Tim Leeds Havre Daily News firstname.lastname@example.org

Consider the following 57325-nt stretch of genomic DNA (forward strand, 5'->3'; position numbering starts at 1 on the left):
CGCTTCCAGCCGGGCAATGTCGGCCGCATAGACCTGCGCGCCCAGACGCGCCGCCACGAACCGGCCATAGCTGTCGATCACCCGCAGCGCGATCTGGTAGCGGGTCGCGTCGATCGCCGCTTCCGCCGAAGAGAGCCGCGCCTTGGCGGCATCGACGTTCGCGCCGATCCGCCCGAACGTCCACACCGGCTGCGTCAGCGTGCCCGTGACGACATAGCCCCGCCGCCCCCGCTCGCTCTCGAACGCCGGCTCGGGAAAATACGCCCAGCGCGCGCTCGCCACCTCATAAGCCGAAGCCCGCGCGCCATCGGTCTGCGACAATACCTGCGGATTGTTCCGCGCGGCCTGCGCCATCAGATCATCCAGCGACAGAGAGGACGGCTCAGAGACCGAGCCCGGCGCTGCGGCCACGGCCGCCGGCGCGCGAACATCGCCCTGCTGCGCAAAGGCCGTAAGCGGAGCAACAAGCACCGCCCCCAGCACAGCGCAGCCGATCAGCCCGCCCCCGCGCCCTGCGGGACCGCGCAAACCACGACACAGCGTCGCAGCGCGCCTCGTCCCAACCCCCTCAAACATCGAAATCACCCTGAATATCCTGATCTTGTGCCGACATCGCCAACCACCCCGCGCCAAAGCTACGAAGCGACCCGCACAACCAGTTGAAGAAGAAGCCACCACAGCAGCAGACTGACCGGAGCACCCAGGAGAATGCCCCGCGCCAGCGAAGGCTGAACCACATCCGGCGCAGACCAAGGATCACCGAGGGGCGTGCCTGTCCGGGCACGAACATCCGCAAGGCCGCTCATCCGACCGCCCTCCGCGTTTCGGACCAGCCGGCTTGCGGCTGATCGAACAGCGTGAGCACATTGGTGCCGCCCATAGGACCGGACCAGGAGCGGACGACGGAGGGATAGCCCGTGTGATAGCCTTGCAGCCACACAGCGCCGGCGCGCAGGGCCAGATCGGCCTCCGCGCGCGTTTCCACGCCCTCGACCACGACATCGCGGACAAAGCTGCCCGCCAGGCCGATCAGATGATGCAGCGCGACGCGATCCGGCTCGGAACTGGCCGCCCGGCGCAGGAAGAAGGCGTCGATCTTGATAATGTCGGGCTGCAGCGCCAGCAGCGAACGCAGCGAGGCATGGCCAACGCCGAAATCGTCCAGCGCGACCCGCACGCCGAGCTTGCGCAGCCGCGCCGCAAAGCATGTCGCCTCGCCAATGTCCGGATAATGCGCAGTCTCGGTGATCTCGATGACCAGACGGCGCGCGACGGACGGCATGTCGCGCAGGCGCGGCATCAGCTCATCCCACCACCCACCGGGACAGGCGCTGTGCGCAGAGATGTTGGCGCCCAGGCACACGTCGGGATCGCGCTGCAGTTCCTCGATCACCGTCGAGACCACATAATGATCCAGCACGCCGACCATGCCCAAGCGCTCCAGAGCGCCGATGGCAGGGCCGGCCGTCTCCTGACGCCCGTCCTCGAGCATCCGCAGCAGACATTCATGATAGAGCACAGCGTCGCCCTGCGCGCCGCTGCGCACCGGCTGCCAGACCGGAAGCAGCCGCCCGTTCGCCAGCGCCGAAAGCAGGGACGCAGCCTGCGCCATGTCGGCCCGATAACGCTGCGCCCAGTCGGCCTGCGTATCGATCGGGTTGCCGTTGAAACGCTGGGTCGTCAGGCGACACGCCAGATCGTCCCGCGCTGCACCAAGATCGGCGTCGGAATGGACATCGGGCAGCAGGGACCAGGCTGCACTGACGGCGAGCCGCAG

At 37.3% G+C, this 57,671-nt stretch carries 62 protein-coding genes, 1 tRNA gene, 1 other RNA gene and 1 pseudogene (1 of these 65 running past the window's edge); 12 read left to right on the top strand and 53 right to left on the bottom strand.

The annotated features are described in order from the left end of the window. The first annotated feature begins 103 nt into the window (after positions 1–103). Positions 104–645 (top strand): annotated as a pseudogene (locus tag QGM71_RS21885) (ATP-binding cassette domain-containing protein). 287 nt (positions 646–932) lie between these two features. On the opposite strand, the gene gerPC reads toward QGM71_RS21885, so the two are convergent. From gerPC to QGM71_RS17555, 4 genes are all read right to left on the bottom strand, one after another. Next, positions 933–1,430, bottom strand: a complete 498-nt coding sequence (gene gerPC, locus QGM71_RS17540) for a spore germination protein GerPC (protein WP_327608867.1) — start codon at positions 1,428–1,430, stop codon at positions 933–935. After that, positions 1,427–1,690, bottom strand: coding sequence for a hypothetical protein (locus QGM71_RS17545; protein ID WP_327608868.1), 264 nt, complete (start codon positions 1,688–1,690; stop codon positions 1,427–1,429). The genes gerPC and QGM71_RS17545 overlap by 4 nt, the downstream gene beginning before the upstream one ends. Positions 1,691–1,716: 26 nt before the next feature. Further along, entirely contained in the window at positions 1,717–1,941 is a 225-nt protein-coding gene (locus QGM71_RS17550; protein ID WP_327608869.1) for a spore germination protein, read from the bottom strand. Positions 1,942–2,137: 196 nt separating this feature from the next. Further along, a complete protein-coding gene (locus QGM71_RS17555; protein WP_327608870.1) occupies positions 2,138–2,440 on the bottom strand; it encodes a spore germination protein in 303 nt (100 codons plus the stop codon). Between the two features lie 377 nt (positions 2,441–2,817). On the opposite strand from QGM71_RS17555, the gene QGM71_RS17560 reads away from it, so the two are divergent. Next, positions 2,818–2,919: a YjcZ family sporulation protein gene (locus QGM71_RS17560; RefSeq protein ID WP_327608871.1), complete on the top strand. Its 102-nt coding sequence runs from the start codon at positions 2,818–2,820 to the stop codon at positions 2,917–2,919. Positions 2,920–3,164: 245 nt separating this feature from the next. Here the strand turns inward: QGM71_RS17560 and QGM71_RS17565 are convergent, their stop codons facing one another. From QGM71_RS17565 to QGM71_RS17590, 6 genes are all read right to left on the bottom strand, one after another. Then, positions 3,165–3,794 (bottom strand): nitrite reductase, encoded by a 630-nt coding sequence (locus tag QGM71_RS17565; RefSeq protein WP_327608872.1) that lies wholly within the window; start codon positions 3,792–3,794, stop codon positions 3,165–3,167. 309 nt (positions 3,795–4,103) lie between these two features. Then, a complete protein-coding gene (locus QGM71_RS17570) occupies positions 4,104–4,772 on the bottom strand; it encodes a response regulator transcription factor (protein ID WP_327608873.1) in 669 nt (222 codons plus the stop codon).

Local residents continued to provide input Tuesday night to write a policy to guide growth in Havre and Hill County, giving ideas on strengths, weaknesses and opportunities in the fields of recreation and tourism, infrastructure and transportation. A public meeting, the second in a series of three, was held at the Havre City Hall to collect input on the growth policy, being written for the Hingham, Hill County and Havre City-County planning boards by Great West Engineering, based out of Helena. The process is being paid for by a grant by the Montana Department of Commerce and matching funds from the Hill County and Havre governments. Bear Paw Development Corp. Community Planner Krystal Steinmetz, who moderated the meeting, thanked the group who came to share their thoughts and ideas at the meeting. “Your input is vital to the process,” she said. Hingham already has conducted its collection of public comments, using a survey it mailed out to residents. The comments will be forwarded to Great West Engineering and incorporated into the growth plans, with separate sections detailing goals, objectives and policies for Hingham, Havre City-County and the Hill County boards. The third meeting, which will cover land use, including zoning and agricultural issues, is scheduled for 7 p.m. today at City Hall. Steinmetz said the policy, which is required to be updated every five years, will help guide the actions of the local governments in dealing with growth and development in the area. Building up tourism and recreation The first topic, recreation and tourism, generated a list of several problems in developing and increasing opportunities in that field, but the list of strengths and opportunities outweighed challenges astronomically. The audience spent most of the 15 or 20 minutes used to discuss strengths and opportunities listing sites, events and helpful infrastructure in tourism and recreation in the area. The first items mentioned were the numerous historical and cultural sites in the region, from the museums and Bear Paw Battlefield to the east and museums and other attractions in the west to the sites in and near Havre like the displays of historic businesses in Havre Beneath the Streets, the Railroad Museum, the H. Earl Clack Memorial Museum, the historic residential district, the Wahkpa Chu'gn Buffalo Jump near the Holiday Village Mall and Fort Assinniboine south of Havre. That listing also included opportunities and natural beauty available in the numerous lakes and reservoirs in the area and Beaver Creek Park in the Bear’s Paw Mountains south of Havre, including the newly renovated lodge and the historic chapel at Camp Kiwanis. Other items listed included the ski hill on Rocky Boy’s Indian Reservation, the Lohman Motor Sports Complex east of town, and the swimming pools in Havre and Hingham. Other strengths included sites in the area such as the 23 city parks in Havre, Town Square and the park south of Northern Montana Hospital, the local golf courses, the Havre Ice Dome and the planned cultural and visitor center proposed for construction at the Hill County Fairgrounds. The speakers also listed groups such as the large Havre trap shooting club, the remotecontrol airplane club and the black powder shooting club. Availability of outdoor activities such as hiking, fishing and hunting also were named as strengths. A major strength listed was the local activities, from youth activities and athletics to the strongly supported school-sponsored athletics and arts activities in K-12 schools and at Montana State University-Northern. Other strengths and opportunities named included having the Amtrak passenger rail service and the air service at the Havre City-County Airport, being on the route to Glacier National Park, the opportunity to attract Canadian tourists, the opportunity to use the Western culture of the area as an attraction, and local quilting and antique stores. Local events like the area fairs, Havre Festival Days and the Independence Day celebration were listed as strengths. While the list of strengths and opportunities seemed endless, the group also identified some weaknesses in developing and marketing tourism and recreation, although some were considered opportunities as well. One was the difficulty in funding projects. A shortfall of money for running the local parks was identified as a problem, as was the lack of a financing district to promote tourism and make improvements. The cumbersome process for receiving some grants, such as the Community Transportation Enhancement Program, was listed as a weakness, although the availability of those funds also was listed as a strength. Another was sites not being user-friendly, both due to lack of funds to make improvements and lack of funds to hire employees, or lack of sufficient volunteers, to keep long or regular hours. The need for a prominent, attractive rest stop and the lack of a true truck stop were listed as problems, as was the lack of a large center to house major events and large tournaments. The lack of multiple sources of transportation, such as a fourlane highway and not having a bus service, also was listed as a problem. Transportation issues Many of the topics in the next section of the meeting, transportation, tied back into the discussion of tourism and recreation. Audience members again listed having Amtrak and the air flights available as a strength, as well as the availability of a local taxi service, the Burlington Northern Santa Fe Railway and having two international ports of entry into Canada within a relatively short distance. Some other strengths listed included having multiple car dealerships and two major farm implement dealerships in the area, the improvements made to 1st Street and 5th Avenue, the improvements made at the airport terminal, having free and relatively secure parking at the airport, and the opportunity for expansion at the airport. Other opportunities listed included the push to widen U.S. Highway 2 to four lanes across the state, the industrial park planned for construction south of Havre, and the railroad spur line, currently not being used, from Havre to Big Sandy. Some of the opportunities also were listed as weaknesses, including the need to widen Highway 2, the lack of 24-hour commercial port status at the Port of Wild Horse north of Havre, and the lack of sufficient funding to operate and improve the airport. Other issues raised included the need to pave many gravel roads in Havre and other communities in the area, the need for the construction of or improvement of sidewalks, which included having a detailed plan for sidewalk and street improvements, the affordability and availability of transportation services especially for senior citizens and the lack of facilities for truckers, particularly the lack of a truck stop where the truckers could charge their fuel to their companies. Infrastructure issues The discussion of infrastructure strengths and weaknesses was a mixed bag at Tuesday's meeting. While many items were listed as strengths or opportunities, the list of challenges and problems which often overlapped was almost as long. The existence and improvements to some infrastructure, such as the work on 1st Street and 5th Avenue last year and improvements to the storm sewer drain, as well as Havre’s water and sanitary sewer system, were considered a plus. The flood control levy system around Havre, which has prevented major flooding since the 1950s, also was listed as a strength. Services, ranging from Havre and county emergency services to business services provided by entities like Triangle Communication and Hill County Electric, NorthWestern Energy, Bresnan Communications and Qwest, were listed as beneficial infrastructure. The existence and expansion of medical services and the education facilities in the region also was considered a benefit. Proposed and potential improvements, like the regional water system planned to provide water to some 30,000 people and work to rehabilitate the St. Mary Diversion that supplies much of the water to the Milk River and possible water systems that could be run to regions such as southern Hill County, also were listed as major opportunities. But many of those same items were listed as problems or challenges. Some other issues brought up included the need to improve and replace much of the water, sewer and transportation infrastructure, the existence of contaminated ground in the region, including diesel contamination near the rail yard, and the difficulty to expand some water and sewer services from Havre due to geographical problems and the dike system. Other problems brought up included the deterioration of some commercial buildings, the lack of financing districts to help with problems like that, lack of areas for wireless computer Internet access for travelers, the lack of sufficient water to supply expansion in some areas, problems in water quality in some areas, lack of railroad crossings in some areas, the need to improve roads including to the Port of Wild Horse, and the lack of a plan for the design of residences and businesses in areas of expansion. Steinmetz again told the people at the meeting that anyone who had additional ideas or could not attend the meetings can submit ideas in writing to: Krystal Steinmetz, Bear Paw Development Corp., P.O. Box 170, Havre, MT 59501.